FINANCE: Diversity Helps Sanlam
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While the current credit crisis has seen ongoing write offs at major banks due to sub-prime losses and numerous collapses, Sanlam is weathering the financial storm thanks to its diversification.
This is according to Johan van Zyl, Group CEO of Sanlam, who addressed a UCT Graduate School of Business (UCT GSB) Distinguished Speakers Programme hosted in association with Deloitte and Old Mutual.
Van Zyl, speaking on the topic “Diversification and Convergence in the Financial Services Sector”, explained that Sanlam’s diversification strategy of the last few years has paid dividends in creating a resilient business.
“We are today one of the businesses that have held up best in the midst of the current global economic crisis. Yes we have taken losses, but in comparison to other players in our sector, we have weathered the storm well,” he said.
Van Zyl offered some insight into how Sanlam has achieved a greater robustness, pointing to changes in the South African market in the last ten years.
“In the domestic environment a number of changes have taken place contributing to the changing landscape. These include regulatory changes such as the National Credit Act and the role of the Pension Funds Adjudicator, new commission proposals, changes to early termination values. We will also see future changes through the Social Security and Retirement reform and Credit Insurance Panel Report,” he said.
“In addition, from where we were in the 1990s – when ordinary people could not invest in the stock exchange and therefore invested in life assurance – we now have a reality where technology has made it possible for people to invest directly.”
Consumers, he added, are also under increasing pressure with inflation over 10%, interest rate hikes and an escalating fuel price. Turbulent and volatile financial market conditions have also created a challenging operating environment, the effects of which can be huge losses.
“As a business – our model needed changing. But how do you change, particularly when you only used to sell life assurance?”
To address the key drivers of change, there has been a noticeable shift in life assurer’s business models to focus on diversification, a focus on growth, capital optimisation, increased governance and adoption of best practices, and empowerment and redistribution of wealth to previously disadvantaged communities.
“When I joined Sanlam, people said at the time that we were dead in the water. That’s when you grow up – today we have 14 – 15% of market share. This, however, can’t happen quickly – you need to change your staff and your business,” said Van Zyl.
In terms of capital optimisation, he said that the sale of Sanlam’s stake in ABSA was an example of the business optimising capital use. This gave the business cash to repurchase shares and subsequently change its footprint and take the business in new directions. Its increased governance has seen the company garner awards and commendations, and in terms of empowerment it was one of the first big companies to put initiative sin place and today it has achieved significant equity targets.
Its diversification strategy saw the company expand its offerings, and today it “sells everything” as Van Zyl puts it. “We do everything from home loans to health insurance.”
“Today you can see how we have grown income from alternative sources over our life business. While our life business has grown from R13 to R17 billion from 2002 – 2007, our non-life business has grown from R18 to R85 billion,” said Van Zyl.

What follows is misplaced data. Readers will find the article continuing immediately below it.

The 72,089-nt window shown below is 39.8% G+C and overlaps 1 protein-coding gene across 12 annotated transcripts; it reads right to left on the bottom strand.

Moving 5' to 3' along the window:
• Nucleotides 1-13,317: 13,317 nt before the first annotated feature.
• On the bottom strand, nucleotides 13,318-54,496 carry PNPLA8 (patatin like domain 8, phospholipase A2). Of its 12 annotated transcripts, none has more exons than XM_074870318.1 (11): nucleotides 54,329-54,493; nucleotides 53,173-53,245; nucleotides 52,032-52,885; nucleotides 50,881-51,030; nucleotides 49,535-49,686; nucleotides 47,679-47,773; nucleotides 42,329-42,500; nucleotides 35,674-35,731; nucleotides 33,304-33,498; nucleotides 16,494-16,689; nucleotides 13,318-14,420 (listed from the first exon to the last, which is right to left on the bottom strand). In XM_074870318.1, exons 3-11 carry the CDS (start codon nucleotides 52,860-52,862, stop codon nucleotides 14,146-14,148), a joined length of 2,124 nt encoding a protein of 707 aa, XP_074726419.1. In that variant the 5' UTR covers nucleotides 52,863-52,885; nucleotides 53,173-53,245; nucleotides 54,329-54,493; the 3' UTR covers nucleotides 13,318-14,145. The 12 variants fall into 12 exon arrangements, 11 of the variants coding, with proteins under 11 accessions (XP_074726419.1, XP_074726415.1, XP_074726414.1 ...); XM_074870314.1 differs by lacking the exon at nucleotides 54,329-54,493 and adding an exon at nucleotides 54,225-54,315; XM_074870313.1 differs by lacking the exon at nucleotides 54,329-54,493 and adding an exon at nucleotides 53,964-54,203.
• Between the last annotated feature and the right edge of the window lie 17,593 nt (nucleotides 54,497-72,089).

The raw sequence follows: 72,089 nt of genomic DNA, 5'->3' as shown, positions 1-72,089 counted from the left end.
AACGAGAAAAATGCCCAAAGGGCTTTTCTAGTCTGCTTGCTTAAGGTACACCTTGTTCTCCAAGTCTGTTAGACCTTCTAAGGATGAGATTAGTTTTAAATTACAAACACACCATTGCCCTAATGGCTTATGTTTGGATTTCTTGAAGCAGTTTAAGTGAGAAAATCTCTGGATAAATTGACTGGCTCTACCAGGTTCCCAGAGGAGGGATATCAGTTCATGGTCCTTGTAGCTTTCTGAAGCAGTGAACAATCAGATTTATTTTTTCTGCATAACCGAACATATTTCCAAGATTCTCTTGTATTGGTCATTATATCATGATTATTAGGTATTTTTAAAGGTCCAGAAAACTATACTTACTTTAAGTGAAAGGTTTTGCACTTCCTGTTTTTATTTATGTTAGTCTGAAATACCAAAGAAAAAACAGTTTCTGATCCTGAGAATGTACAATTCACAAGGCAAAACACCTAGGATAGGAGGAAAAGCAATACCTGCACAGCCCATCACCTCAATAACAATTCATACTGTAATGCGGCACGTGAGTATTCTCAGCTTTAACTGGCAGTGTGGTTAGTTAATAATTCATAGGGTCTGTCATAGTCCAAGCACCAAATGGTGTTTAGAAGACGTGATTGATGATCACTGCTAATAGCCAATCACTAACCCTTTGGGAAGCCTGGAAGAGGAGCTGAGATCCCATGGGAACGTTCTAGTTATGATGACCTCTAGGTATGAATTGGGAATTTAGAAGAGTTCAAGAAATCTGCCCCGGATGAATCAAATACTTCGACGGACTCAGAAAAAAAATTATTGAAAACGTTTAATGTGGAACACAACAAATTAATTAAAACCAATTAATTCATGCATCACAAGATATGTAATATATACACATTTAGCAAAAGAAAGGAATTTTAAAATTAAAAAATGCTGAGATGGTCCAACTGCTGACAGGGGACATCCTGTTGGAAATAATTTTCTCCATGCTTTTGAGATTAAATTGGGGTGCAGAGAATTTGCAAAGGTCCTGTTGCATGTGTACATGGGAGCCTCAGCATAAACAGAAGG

How exactly has Sanlam done this? Van Zyl says it’s down to several important elements in the Sanlam strategy.
The driving forces today at Sanlam are: client centricity, adapting to changing consumer needs, making the most of cross-pollination opportunities, entering new growth markets, and focusing on multi-distributional initiatives. We have also improved overall efficiencies. There is also been a focus on improving overall efficiencies.
“We have changed the whole way we look at clients. We want to do what is best for that particular individual – whether we sell them a product or not. We offer an integrated service and show our clients that we are going out of the way for them and their individual needs – it’s a tailored approach,” he said.
“For our retail clients, we offer a whole range of solutions – we try and look at people holistically from their household cover needs to their banking needs. If we can’t do it ourselves we do it through our partners.”
This requires strong relationships with other businesses. “We don’t have a banking business for example – that makes our relationships imperative with players in these areas,” says Van Zyl.
There is also is a huge area for new opportunities and room for experimenting in distributional channels. Sanlam recently launched MiWay and consumers can now buy insurance directly over the internet.
According to Van Zyl, there is much potential for growth in the domestic market as the current size of the entry level market is 18 million people, and only 20 – 30% of them have insurance-related products. There is a growing black middle class as well, which has a combined buying power of R180bn (28% of SA’s total). It is also projected that the number of people in the middle market will grow rapidly in the next few years.
Beyond the borders of South Africa, Van Zyl sees other African and other emerging markets as attractive due to their low industry penetration and competition, strong economic growth, and the availability of higher margins.
Commenting on the convergence in the domestic financial services sector, Van Zyl said that it is driven by an insatiable need for growth, the need to enter new markets and diversify products and services (thereby reducing risk), and the desire to capture the maximum share of wallet of customer.
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